What is in this article?:
- The Forum: Comparing loudness meters, part 2
- Problems with low peak-to-RMS ratio material
- Studies indicating that BS.1770 is inaccurate at very low frequencies
- Discussion and conclusions
Problems with low peak-to-RMS ratio material
In the subjective testing to validate the BS.1770 meter, there were outliers as large as 6dB (i.e., the meter disagreed with human subjective perception by as much as 6dB11). The subjective testing to validate the CBS meter found outliers up to 3dB, although fewer items were used in this testing. We hypothesize that the fact that the worst-case error of the BS.1770 meter was substantially larger than that of the CBS meter is caused by the BS.1770 meter’s not modeling loudness summation or the loudness integration time constants of human hearing. BS.1770-2 states:
It should be noted that while this algorithm has been shown to be effective for use on audio programs that are typical of broadcast content, the algorithm is not, in general, suitable for use to estimate the subjective loudness of pure tones.
We have noted that the meter tends to over-indicate the loudness of program material that had been subject to large amounts of “artistic” dynamic compression, as is often done for commercials and promotional material. In other words, the meter over-indicates the loudness of program material having an unusually low peak-to-average ratio, which, at the limit, approaches the peak-to-average ratio of a pure tone.
We have encountered heated complaints by mixers12 and producers who stated that such material, when “matched” to the loudness of the surrounding program material via the BS.1770 meter, is considerably quieter in subjective terms. In turn, this has constrained the ability of producers to specify the type of audio processing they had previously used to give this material excitement and punch. We hypothesize that this problem is related to the fact that BS.1770 does not accurately indicate the loudness of pure tones.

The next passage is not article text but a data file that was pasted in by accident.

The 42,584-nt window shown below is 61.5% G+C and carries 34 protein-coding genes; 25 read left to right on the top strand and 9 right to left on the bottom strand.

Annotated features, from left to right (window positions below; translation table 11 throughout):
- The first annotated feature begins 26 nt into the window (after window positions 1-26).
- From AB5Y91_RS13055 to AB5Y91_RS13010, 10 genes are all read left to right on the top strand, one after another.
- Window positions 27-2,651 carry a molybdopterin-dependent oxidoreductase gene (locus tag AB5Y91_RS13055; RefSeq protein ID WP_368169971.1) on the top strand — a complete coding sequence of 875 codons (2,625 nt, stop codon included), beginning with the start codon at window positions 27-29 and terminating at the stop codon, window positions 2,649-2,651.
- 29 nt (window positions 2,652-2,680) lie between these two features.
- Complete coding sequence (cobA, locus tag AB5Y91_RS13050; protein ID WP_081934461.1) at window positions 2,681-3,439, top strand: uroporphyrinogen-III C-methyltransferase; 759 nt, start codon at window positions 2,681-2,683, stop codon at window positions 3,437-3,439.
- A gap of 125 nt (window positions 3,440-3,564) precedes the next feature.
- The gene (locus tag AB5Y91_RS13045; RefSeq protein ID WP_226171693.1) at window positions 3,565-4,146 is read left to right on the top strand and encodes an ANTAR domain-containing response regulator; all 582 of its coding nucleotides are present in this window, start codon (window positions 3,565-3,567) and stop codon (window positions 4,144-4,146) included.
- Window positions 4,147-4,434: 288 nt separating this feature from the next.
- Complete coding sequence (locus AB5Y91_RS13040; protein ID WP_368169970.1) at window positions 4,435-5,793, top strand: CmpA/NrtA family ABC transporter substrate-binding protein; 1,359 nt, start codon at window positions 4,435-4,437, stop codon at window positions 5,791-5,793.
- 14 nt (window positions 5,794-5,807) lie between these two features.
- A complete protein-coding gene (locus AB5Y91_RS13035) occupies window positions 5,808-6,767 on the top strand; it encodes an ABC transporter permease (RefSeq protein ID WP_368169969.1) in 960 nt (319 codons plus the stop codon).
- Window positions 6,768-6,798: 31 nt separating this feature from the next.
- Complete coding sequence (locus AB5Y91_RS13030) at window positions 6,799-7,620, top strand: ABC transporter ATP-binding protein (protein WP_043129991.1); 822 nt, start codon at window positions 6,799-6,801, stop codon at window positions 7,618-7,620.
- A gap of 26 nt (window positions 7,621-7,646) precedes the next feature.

Some studies have indicated that when people are asked to assess the loudness of a given piece of material, they state that it sounds louder when underscoring or effects are added to constant-level dialog. The EBU has used these studies to justify the position taken in R 128 that a listener’s impression of total loudness is more important than dialog level13. In our opinion, this misses the point. A more relevant question is whether viewers would want to turn down their volume controls to make dialog quieter when underscoring and effects appear. (In other words, whether effective TV commercial loudness control requires nothing more than applying gain control to commercials such that the BS.1770-2 “short-term” loudness14 is always limited to 0 LK.)
Orban and Dolby Labs hold similar views. We believe that dialog is the most important element in most television audio and that listeners do not want to turn down their volume controls every time that underscoring or effects appear under the dialog. The popular Dolby LM100 loudness meter15 in its current revision uses the same Leq(RLB) algorithm as BS.1770 but adds gating to eliminate non-speech material, including silence. The author has used the Dolby LM100 to measure the output of the Orban 8685 with a wide variety of speech material, and has observed that this material is almost always controlled within a ±1dB window as measured on the LM100.
This demonstrates the benefits of a dialog-centric measurement. Moreover, the author believes it is unwise to rely on a BS.1770 measurement to set the on-air loudness of unadorned dialog because this can cause the dialog to be too loud with respect to other material. The author has experimented with “inverse short-term BS.1770 loudness control” and believes that it sounds unnatural, pumping dialog loudness up and down in a subtly inartistic way as underscoring and effects come and go.16